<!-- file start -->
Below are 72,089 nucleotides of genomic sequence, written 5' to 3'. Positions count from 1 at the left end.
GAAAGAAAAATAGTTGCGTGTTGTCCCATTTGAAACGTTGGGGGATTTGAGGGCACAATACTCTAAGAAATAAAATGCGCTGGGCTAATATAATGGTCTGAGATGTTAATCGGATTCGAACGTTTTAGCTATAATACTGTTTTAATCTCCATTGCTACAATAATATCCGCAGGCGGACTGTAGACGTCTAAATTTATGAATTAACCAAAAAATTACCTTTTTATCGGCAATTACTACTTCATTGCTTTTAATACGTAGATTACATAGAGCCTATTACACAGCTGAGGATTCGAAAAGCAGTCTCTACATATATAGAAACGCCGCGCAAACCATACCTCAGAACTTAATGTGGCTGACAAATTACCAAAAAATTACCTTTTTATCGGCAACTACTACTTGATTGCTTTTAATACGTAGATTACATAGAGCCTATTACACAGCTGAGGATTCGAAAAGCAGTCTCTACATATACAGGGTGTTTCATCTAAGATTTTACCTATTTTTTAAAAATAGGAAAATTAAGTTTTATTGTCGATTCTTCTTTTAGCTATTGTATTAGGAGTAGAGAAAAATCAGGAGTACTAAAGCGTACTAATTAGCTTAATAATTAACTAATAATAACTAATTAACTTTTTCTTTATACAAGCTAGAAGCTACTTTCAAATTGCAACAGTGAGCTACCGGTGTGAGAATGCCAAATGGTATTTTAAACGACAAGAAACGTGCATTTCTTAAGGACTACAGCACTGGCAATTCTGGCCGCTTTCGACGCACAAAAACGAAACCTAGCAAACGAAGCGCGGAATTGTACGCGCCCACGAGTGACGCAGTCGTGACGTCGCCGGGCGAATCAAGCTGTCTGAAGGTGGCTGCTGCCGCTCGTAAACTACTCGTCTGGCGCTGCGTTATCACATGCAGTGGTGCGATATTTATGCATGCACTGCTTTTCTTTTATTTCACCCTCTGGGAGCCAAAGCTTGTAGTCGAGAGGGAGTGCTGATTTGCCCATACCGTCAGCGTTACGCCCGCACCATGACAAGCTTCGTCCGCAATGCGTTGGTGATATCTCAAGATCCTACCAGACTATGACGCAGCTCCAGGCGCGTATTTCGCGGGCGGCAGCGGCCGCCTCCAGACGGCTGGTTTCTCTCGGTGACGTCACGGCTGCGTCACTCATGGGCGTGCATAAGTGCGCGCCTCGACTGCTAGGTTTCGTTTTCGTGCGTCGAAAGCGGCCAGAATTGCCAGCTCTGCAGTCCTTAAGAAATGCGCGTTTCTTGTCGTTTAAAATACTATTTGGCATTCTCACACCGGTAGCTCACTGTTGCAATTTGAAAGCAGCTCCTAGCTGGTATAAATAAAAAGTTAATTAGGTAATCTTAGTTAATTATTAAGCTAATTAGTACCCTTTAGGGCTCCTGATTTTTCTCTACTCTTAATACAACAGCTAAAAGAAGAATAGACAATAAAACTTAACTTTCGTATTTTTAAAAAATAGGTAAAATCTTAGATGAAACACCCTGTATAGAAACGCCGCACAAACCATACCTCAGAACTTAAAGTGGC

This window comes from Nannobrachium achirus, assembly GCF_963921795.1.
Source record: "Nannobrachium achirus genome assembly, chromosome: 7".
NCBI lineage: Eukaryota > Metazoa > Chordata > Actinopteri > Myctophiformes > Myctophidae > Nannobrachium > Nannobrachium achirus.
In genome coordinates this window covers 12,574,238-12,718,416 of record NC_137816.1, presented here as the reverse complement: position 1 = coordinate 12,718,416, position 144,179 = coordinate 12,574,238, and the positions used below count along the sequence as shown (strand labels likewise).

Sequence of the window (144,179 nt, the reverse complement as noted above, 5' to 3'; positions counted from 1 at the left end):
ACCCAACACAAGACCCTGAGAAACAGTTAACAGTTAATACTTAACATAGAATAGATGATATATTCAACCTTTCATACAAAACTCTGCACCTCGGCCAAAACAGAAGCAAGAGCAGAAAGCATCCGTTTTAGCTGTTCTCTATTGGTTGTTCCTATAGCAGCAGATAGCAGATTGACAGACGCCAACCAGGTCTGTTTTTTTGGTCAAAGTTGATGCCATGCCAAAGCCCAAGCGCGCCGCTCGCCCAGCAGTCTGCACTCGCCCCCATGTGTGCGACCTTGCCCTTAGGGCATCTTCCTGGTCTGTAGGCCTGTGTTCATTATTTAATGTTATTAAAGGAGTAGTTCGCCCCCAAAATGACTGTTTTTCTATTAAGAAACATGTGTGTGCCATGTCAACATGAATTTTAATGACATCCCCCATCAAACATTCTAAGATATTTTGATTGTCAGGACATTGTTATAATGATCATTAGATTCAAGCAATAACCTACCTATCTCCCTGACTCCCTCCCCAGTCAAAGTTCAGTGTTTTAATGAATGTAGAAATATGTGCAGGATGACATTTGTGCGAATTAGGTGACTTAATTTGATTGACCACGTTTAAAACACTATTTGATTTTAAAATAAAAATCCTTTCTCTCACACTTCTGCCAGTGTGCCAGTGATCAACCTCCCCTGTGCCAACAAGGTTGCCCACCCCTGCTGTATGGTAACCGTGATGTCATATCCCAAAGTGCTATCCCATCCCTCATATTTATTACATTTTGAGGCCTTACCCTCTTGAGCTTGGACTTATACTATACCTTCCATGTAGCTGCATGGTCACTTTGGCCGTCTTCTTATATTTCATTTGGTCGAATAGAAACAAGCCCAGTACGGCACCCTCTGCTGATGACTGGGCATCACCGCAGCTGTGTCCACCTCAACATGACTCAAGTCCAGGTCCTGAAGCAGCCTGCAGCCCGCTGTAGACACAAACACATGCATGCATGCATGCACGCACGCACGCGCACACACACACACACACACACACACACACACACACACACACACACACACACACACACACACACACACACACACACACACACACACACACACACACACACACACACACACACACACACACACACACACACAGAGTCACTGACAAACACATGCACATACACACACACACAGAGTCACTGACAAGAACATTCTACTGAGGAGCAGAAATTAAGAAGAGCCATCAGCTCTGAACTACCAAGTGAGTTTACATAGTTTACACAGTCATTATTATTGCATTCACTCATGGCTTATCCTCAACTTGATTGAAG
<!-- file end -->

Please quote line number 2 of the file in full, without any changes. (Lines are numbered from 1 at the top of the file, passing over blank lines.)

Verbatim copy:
GAAAGAAAAATAGTTGCGTGTTGTCCCATTTGAAACGTTGGGGGATTTGAGGGCACAATACTCTAAGAAATAAAATGCGCTGGGCTAATATAATGGTCTGAGATGTTAATCGGATTCGAACGTTTTAGCTATAATACTGTTTTAATCTCCATTGCTACAATAATATCCGCAGGCGGACTGTAGACGTCTAAATTTATGAATTAACCAAAAAATTACCTTTTTATCGGCAATTACTACTTCATTGCTTTTAATACGTAGATTACATAGAGCCTATTACACAGCTGAGGATTCGAAAAGCAGTCTCTACATATATAGAAACGCCGCGCAAACCATACCTCAGAACTTAATGTGGCTGACAAATTACCAAAAAATTACCTTTTTATCGGCAACTACTACTTGATTGCTTTTAATACGTAGATTACATAGAGCCTATTACACAGCTGAGGATTCGAAAAGCAGTCTCTACATATACAGGGTGTTTCATCTAAGATTTTACCTATTTTTTAAAAATAGGAAAATTAAGTTTTATTGTCGATTCTTCTTTTAGCTATTGTATTAGGAGTAGAGAAAAATCAGGAGTACTAAAGCGTACTAATTAGCTTAATAATTAACTAATAATAACTAATTAACTTTTTCTTTATACAAGCTAGAAGCTACTTTCAAATTGCAACAGTGAGCTACCGGTGTGAGAATGCCAAATGGTATTTTAAACGACAAGAAACGTGCATTTCTTAAGGACTACAGCACTGGCAATTCTGGCCGCTTTCGACGCACAAAAACGAAACCTAGCAAACGAAGCGCGGAATTGTACGCGCCCACGAGTGACGCAGTCGTGACGTCGCCGGGCGAATCAAGCTGTCTGAAGGTGGCTGCTGCCGCTCGTAAACTACTCGTCTGGCGCTGCGTTATCACATGCAGTGGTGCGATATTTATGCATGCACTGCTTTTCTTTTATTTCACCCTCTGGGAGCCAAAGCTTGTAGTCGAGAGGGAGTGCTGATTTGCCCATACCGTCAGCGTTACGCCCGCACCATGACAAGCTTCGTCCGCAATGCGTTGGTGATATCTCAAGATCCTACCAGACTATGACGCAGCTCCAGGCGCGTATTTCGCGGGCGGCAGCGGCCGCCTCCAGACGGCTGGTTTCTCTCGGTGACGTCACGGCTGCGTCACTCATGGGCGTGCATAAGTGCGCGCCTCGACTGCTAGGTTTCGTTTTCGTGCGTCGAAAGCGGCCAGAATTGCCAGCTCTGCAGTCCTTAAGAAATGCGCGTTTCTTGTCGTTTAAAATACTATTTGGCATTCTCACACCGGTAGCTCACTGTTGCAATTTGAAAGCAGCTCCTAGCTGGTATAAATAAAAAGTTAATTAGGTAATCTTAGTTAATTATTAAGCTAATTAGTACCCTTTAGGGCTCCTGATTTTTCTCTACTCTTAATACAACAGCTAAAAGAAGAATAGACAATAAAACTTAACTTTCGTATTTTTAAAAAATAGGTAAAATCTTAGATGAAACACCCTGTATAGAAACGCCGCACAAACCATACCTCAGAACTTAAAGTGGC